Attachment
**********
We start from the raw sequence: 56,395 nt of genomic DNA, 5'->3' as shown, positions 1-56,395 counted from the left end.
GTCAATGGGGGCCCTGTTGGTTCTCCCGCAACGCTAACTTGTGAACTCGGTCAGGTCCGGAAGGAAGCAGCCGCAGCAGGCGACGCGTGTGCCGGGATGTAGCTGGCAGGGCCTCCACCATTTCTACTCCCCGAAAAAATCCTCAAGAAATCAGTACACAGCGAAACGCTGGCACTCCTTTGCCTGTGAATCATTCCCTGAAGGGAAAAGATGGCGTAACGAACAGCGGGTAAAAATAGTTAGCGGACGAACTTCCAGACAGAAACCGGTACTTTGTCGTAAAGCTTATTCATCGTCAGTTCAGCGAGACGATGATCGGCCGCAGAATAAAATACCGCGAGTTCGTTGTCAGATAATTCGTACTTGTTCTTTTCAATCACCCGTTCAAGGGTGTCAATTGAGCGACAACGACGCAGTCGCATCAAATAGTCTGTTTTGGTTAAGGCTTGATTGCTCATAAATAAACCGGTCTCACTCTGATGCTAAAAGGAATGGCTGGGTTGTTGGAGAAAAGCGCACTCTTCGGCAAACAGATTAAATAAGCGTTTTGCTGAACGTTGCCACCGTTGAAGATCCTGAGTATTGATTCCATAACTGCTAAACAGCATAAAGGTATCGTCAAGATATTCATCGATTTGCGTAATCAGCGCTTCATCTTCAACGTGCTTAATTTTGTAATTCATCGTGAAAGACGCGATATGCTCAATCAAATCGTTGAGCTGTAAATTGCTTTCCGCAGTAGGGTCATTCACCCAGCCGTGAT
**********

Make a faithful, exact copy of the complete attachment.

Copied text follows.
We start from the raw sequence: 56,395 nt of genomic DNA, 5'->3' as shown, positions 1-56,395 counted from the left end.
GTCAATGGGGGCCCTGTTGGTTCTCCCGCAACGCTAACTTGTGAACTCGGTCAGGTCCGGAAGGAAGCAGCCGCAGCAGGCGACGCGTGTGCCGGGATGTAGCTGGCAGGGCCTCCACCATTTCTACTCCCCGAAAAAATCCTCAAGAAATCAGTACACAGCGAAACGCTGGCACTCCTTTGCCTGTGAATCATTCCCTGAAGGGAAAAGATGGCGTAACGAACAGCGGGTAAAAATAGTTAGCGGACGAACTTCCAGACAGAAACCGGTACTTTGTCGTAAAGCTTATTCATCGTCAGTTCAGCGAGACGATGATCGGCCGCAGAATAAAATACCGCGAGTTCGTTGTCAGATAATTCGTACTTGTTCTTTTCAATCACCCGTTCAAGGGTGTCAATTGAGCGACAACGACGCAGTCGCATCAAATAGTCTGTTTTGGTTAAGGCTTGATTGCTCATAAATAAACCGGTCTCACTCTGATGCTAAAAGGAATGGCTGGGTTGTTGGAGAAAAGCGCACTCTTCGGCAAACAGATTAAATAAGCGTTTTGCTGAACGTTGCCACCGTTGAAGATCCTGAGTATTGATTCCATAACTGCTAAACAGCATAAAGGTATCGTCAAGATATTCATCGATTTGCGTAATCAGCGCTTCATCTTCAACGTGCTTAATTTTGTAATTCATCGTGAAAGACGCGATATGCTCAATCAAATCGTTGAGCTGTAAATTGCTTTCCGCAGTAGGGTCATTCACCCAGCCGTGAT